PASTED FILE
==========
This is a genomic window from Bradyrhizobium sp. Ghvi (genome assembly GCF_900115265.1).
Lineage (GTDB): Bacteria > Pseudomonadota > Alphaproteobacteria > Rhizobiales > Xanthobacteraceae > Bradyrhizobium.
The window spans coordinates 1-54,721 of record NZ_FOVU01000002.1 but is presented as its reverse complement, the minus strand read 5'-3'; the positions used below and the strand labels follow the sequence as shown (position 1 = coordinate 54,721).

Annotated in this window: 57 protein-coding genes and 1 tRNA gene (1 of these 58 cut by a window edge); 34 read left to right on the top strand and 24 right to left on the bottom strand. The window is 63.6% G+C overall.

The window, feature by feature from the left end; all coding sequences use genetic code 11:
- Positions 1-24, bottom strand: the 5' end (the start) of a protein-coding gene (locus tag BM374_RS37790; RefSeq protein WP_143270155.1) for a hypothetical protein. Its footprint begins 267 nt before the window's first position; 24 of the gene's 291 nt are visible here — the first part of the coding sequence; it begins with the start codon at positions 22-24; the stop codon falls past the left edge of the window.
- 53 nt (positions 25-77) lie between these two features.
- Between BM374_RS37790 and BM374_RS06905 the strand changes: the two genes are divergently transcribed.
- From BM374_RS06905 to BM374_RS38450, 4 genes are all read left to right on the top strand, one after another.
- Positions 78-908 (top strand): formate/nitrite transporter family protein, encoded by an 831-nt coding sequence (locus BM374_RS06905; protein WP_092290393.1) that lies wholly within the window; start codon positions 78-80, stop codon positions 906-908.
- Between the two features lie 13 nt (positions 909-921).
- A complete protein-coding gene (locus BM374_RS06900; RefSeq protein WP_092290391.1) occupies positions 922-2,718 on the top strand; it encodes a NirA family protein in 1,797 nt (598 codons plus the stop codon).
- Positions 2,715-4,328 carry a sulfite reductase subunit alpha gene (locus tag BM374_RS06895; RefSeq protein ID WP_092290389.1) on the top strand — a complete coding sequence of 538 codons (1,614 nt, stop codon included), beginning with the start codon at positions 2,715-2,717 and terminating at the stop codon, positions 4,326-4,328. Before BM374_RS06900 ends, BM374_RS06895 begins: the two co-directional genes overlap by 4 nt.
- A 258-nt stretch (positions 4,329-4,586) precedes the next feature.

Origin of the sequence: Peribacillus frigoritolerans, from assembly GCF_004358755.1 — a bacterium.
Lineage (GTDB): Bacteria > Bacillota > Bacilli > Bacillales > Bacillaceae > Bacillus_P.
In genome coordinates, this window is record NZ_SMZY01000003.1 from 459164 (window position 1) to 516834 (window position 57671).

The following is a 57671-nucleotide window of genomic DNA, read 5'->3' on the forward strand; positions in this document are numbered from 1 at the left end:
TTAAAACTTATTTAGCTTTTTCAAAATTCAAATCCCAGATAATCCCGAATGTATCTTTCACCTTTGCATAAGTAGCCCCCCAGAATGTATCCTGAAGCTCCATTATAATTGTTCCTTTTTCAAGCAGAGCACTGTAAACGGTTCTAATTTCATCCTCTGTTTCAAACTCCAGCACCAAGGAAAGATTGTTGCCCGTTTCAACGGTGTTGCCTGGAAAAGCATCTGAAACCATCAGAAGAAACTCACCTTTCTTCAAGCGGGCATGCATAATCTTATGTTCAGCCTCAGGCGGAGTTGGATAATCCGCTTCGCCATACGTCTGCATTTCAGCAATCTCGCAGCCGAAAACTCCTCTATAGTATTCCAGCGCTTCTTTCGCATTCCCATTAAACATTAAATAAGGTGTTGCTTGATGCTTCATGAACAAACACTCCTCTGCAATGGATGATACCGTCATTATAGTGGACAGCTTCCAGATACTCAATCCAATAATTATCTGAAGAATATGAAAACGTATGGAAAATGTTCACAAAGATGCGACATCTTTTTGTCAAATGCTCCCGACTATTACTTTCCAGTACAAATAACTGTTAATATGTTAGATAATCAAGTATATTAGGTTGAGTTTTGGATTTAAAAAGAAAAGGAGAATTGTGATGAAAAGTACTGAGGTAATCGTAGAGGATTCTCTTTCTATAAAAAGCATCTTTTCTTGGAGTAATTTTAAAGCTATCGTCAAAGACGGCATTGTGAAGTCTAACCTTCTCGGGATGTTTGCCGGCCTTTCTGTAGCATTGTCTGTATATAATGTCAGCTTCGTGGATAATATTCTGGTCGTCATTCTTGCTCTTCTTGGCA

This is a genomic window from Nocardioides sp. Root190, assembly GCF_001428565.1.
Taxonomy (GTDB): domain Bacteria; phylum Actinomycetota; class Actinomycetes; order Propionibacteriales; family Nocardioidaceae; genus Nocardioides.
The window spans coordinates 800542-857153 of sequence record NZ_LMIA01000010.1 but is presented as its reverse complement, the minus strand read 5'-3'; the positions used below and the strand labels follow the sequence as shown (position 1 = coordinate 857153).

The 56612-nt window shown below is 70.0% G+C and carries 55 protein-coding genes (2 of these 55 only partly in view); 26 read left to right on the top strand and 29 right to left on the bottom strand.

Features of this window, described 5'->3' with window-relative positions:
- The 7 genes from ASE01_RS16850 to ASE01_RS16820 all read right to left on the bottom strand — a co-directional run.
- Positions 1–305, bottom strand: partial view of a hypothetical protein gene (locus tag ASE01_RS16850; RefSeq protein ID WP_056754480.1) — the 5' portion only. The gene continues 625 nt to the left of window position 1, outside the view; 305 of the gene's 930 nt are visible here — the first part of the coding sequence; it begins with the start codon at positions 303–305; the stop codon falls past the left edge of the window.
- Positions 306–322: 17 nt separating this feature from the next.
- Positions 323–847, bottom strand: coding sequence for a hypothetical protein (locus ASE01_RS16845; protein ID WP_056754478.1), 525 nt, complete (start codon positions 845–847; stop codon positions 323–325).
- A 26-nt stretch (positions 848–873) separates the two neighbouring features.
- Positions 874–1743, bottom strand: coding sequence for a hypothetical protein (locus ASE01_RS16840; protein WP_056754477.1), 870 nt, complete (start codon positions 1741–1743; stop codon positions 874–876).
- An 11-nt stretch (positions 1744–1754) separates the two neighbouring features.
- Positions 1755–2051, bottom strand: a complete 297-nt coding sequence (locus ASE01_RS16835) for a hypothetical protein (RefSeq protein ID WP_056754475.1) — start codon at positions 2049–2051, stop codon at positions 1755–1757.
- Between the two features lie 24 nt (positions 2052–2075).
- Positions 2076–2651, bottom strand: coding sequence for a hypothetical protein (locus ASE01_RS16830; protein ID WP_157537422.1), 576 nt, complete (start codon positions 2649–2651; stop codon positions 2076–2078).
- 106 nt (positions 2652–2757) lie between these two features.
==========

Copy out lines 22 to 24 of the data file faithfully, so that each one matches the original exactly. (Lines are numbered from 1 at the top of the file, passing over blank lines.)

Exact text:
The window spans coordinates 800542-857153 of sequence record NZ_LMIA01000010.1 but is presented as its reverse complement, the minus strand read 5'-3'; the positions used below and the strand labels follow the sequence as shown (position 1 = coordinate 857153).

The 56612-nt window shown below is 70.0% G+C and carries 55 protein-coding genes (2 of these 55 only partly in view); 26 read left to right on the top strand and 29 right to left on the bottom strand.

Features of this window, described 5'->3' with window-relative positions: